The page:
By Sultan Al Faden
Sultan Al Faden, founder of the Saudi Green Building Council discusses the continuing development of the green building concept in KSA
Sultan Al Faden is the founder of the Saudi Green Building Council, the body that promotes and monitors the growth of green buildings in the kingdom. He talks to MEA about the new drive for sustainability in Saudi Arabia, energy and thinking green.
What has the Saudi Green Building Council been up to over the last 12 months?
Recently the Environment Council, which is a part of the Saudi government, contacted us about the prospect of collaborating. They meet two or three times a year and are concerned with all of the government agencies that are related to the environment. This council will act as a good umbrella for our council because it is made up of a multitude of entities in the government.
So why is it so important to get approval from the government?
In a country such as Saudi Arabia, with initiatives such as green building, we believe you have to start from the government agencies, because, obviously, they make the laws, but also they are effective at getting things done.
And what areas are you focusing on?
Over the last eight months we have figured out that we should focus on two main categories of the green building sector, electricity and water. There is huge consumption of both electricity and water in Saudi Arabia. We consumed around two million barrels of oil a day in Saudi Arabia to produce energy and, according to US statistics, this will rise to seven million barrels a day over the next 15 years.
We believe that we need to change our sources of power. It will not and should not be oil after ten or fifteen years.
What does that have to do with green buildings?
Due to subsidisation our electricity bills are so low in Saudi Arabia in comparison to consumption. It’s difficult to us as the Saudi Green Building Council to advise end users to use renewable energy, solar or whatever, because it will never [cost] less than the available electricity sources.
So far, many people ask us about saving energy with solar panels and so on, and we still reply that this technology will not help in their building. Renewable energy needs to be dealt with at the source of energy, not as a way of saving energy.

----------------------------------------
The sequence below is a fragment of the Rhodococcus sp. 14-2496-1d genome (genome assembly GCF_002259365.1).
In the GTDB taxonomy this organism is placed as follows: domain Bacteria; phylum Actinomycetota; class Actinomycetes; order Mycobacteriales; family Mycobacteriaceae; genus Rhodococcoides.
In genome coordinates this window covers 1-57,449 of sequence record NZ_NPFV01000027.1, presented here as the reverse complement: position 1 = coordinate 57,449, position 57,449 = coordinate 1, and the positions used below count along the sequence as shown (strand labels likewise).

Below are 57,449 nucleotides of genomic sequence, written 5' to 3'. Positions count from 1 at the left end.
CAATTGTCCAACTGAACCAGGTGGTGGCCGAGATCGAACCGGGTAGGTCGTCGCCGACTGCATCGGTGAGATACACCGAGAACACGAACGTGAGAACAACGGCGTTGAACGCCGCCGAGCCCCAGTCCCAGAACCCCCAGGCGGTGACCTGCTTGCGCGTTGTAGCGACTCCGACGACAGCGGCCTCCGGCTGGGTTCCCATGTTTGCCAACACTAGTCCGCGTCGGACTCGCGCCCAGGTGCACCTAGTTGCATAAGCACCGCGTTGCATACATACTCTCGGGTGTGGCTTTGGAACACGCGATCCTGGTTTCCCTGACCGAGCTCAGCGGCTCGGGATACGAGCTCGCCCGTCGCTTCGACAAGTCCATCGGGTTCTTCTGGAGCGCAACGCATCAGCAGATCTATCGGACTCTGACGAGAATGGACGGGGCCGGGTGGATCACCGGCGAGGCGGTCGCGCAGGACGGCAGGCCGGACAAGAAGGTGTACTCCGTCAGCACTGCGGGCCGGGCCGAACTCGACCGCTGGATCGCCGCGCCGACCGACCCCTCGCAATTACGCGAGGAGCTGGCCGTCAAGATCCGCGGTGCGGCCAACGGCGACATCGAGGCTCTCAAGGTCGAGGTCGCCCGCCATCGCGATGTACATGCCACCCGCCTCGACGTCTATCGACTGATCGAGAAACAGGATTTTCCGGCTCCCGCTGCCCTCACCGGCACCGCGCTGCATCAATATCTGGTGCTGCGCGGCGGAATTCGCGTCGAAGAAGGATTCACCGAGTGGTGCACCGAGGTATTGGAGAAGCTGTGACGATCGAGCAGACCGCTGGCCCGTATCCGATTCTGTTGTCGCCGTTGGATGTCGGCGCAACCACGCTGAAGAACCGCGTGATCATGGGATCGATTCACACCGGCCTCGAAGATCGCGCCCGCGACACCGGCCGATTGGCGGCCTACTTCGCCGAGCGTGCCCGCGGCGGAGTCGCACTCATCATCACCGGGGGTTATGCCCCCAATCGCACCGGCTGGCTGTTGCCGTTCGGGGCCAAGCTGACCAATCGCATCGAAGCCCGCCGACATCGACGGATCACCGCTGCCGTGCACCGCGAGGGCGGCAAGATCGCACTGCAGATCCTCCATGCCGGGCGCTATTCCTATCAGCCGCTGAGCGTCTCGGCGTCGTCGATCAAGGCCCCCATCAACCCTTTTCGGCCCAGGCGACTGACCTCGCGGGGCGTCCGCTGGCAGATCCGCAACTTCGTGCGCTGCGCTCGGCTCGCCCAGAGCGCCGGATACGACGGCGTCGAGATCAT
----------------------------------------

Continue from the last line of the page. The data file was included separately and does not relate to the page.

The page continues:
So, there are a lot of misconceptions about sustainability in the region and how it can have an impact on building?
Yes, we conducted some studies into photo-voltaic panels for example. If used on a building the return of investment was 90 to 100 years, because this technology costs so much and it does not produce energy quickly enough.
New buildings use photo-voltaic panels for decoration. It’s not for saving energy because both economically and scientifically it’s not saving. They are just out to get LEED points. This is the most obvious example, but there are many more.
Do you think there needs to be more regulation, i.e. an Estidama system for Saudi?
We are observing that right now, because the truth is it might not work. You can’t force end users to use green building codes, even developers. We want people to use green building initiatives because they believe in them, not because we force them to do it. We are in the process of greening minds, that’s why we are in the early stages. We’re not ashamed of being at an early stage because we don’t want to force our industry to be green. We want them to go green because they believe it is better, not because they have to do it.
Construction Week and MEP are hosting the Building Sustainability into the Middle East conference, in Jeddah on 26 March.